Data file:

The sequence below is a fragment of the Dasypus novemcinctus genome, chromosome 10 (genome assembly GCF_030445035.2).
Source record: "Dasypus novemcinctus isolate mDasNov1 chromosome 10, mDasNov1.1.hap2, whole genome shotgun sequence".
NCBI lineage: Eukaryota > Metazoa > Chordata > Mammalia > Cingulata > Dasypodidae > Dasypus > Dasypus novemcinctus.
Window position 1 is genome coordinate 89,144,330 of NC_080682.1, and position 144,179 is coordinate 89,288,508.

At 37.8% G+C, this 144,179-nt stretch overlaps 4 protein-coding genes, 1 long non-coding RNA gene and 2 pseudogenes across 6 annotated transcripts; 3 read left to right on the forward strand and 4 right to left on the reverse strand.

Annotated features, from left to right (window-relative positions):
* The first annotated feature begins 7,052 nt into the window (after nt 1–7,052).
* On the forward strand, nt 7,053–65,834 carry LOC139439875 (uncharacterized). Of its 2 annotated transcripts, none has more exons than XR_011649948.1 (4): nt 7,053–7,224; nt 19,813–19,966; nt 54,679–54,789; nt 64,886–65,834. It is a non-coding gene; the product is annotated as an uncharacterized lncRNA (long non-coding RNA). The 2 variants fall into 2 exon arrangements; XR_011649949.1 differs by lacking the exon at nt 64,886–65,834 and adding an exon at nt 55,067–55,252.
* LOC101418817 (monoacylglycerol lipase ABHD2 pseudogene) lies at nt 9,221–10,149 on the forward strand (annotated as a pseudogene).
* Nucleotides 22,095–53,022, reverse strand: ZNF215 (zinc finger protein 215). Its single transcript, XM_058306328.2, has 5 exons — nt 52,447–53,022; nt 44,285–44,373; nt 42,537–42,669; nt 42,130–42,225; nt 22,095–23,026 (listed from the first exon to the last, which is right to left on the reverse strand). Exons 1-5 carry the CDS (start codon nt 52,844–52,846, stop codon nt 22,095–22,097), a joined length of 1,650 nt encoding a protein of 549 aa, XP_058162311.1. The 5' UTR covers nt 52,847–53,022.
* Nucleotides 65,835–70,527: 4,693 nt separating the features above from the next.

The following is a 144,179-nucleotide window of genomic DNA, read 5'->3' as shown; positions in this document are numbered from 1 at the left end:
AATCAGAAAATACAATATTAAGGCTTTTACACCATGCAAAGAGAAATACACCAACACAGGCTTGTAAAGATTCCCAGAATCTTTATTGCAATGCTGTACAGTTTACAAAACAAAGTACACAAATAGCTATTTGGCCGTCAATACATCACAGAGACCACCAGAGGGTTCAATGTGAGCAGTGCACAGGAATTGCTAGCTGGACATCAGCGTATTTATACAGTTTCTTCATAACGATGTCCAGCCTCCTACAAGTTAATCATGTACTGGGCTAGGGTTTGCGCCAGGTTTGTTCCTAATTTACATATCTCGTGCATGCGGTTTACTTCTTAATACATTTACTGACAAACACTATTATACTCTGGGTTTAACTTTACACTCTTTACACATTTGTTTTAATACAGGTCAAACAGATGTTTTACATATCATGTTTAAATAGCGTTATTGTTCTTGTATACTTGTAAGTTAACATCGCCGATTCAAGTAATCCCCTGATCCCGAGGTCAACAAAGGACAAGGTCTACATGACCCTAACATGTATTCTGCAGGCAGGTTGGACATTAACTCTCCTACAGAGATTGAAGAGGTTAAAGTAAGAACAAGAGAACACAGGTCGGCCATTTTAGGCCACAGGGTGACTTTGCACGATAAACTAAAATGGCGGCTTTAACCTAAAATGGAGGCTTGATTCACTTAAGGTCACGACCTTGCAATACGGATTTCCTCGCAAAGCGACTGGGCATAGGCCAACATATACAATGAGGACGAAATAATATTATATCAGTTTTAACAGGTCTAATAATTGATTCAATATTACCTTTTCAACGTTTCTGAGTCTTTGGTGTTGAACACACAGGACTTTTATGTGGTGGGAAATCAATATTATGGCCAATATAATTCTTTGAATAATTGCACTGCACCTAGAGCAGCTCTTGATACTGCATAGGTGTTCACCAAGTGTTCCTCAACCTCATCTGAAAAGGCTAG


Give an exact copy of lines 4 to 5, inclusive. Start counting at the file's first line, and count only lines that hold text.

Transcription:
Window position 1 is genome coordinate 89,144,330 of NC_080682.1, and position 144,179 is coordinate 89,288,508.

At 37.8% G+C, this 144,179-nt stretch overlaps 4 protein-coding genes, 1 long non-coding RNA gene and 2 pseudogenes across 6 annotated transcripts; 3 read left to right on the forward strand and 4 right to left on the reverse strand.